Rome’s MAXXI, National Museum of XXI Century Arts won the World Building of the Year last week at the World Architecture Festival in Barcelona.
The structure was designed by Zaha Hadid Architects, who is also responsible for the Olympic Aquatics Centre in London, for the Italian Ministry of Culture, the Ministry of Infrastructure and Transport and Fondazione MAXXI. At 30,000 square meters, the museum is dedicated to the contemporary Italian arts and architecture, finding inspiration through innovation, multiculturalism and interdisciplinary work.
The design refocuses the concept of a museum as an object and instead creates a design that is accessible to all who visit; an urban field for experience rather than just a building. According to the description of the project on the Zaha Hadid Architects website, “The plan aligns itself with the two urban grids that regulate the town planning of the area and the new interpretation of these grids generates the geometrical complexity of the campus. The walls of the MAXXI create major streams and minor streams. The major streams are the galleries, and the minor streams are the connections and the bridges. The site has a unique L-shaped footprint that meanders between existing buildings. Rather than seeing this as a limitation, we used it to our advantage, taking it as an opportunity to explore the possibilities of linear structure by bundling, twisting, and building mass in some areas and reducing it in others – creating an urban cultural centre where a dense texture of interior and exterior spaces have been intertwined and superimposed over one another.”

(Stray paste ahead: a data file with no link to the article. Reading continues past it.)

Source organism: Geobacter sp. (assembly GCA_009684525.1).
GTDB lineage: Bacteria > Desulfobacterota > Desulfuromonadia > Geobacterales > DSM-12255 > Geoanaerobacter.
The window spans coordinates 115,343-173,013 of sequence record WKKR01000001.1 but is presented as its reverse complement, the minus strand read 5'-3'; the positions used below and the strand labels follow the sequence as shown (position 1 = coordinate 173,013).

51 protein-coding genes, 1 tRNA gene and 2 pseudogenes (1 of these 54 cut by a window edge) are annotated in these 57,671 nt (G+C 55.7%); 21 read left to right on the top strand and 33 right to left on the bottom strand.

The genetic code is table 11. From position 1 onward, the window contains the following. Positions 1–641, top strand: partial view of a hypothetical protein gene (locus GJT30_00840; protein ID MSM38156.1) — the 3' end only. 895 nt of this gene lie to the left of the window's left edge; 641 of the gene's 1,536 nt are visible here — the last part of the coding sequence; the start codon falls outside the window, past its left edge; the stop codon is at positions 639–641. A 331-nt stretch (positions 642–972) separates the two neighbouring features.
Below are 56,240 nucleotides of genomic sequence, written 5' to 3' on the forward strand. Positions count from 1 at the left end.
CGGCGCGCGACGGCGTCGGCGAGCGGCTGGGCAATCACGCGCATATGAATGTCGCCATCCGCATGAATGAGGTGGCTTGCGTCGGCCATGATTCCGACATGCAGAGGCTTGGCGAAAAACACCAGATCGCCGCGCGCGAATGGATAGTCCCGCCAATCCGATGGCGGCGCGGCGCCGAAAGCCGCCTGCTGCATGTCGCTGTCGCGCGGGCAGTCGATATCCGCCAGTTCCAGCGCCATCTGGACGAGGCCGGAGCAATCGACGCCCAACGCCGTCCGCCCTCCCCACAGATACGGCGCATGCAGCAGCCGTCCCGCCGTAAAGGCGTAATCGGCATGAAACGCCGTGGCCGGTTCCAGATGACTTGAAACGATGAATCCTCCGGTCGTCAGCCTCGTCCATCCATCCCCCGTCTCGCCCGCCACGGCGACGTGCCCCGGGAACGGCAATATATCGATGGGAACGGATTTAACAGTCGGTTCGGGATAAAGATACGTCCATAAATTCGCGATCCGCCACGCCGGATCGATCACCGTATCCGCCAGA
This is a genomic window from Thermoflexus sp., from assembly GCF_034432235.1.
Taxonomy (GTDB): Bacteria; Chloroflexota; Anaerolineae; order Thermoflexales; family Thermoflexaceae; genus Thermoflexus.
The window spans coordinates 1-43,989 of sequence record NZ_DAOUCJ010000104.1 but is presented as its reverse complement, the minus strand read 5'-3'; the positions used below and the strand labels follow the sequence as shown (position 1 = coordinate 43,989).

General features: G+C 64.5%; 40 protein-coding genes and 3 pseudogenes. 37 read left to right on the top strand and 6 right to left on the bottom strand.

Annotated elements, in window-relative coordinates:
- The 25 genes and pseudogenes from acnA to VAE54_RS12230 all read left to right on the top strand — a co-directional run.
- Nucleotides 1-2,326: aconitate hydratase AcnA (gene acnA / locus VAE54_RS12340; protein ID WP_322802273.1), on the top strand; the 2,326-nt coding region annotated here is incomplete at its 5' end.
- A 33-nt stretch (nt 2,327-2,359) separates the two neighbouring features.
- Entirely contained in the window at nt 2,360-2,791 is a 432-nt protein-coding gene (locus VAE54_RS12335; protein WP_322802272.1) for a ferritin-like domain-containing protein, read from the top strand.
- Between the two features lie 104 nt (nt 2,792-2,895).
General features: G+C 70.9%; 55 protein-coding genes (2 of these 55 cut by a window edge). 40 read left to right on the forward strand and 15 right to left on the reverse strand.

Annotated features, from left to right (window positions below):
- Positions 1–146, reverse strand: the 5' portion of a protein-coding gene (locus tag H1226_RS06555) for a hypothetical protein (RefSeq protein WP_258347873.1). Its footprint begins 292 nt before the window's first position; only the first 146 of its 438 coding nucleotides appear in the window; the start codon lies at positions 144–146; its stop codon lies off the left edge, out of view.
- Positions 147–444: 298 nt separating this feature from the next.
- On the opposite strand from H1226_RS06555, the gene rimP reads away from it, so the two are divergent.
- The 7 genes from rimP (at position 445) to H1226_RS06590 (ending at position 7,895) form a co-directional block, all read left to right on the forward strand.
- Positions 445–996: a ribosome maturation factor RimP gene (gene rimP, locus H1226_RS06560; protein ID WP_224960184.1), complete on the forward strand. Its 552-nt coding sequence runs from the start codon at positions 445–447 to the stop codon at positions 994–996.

Source: Zaha Hadid Architects, World Buildings Directory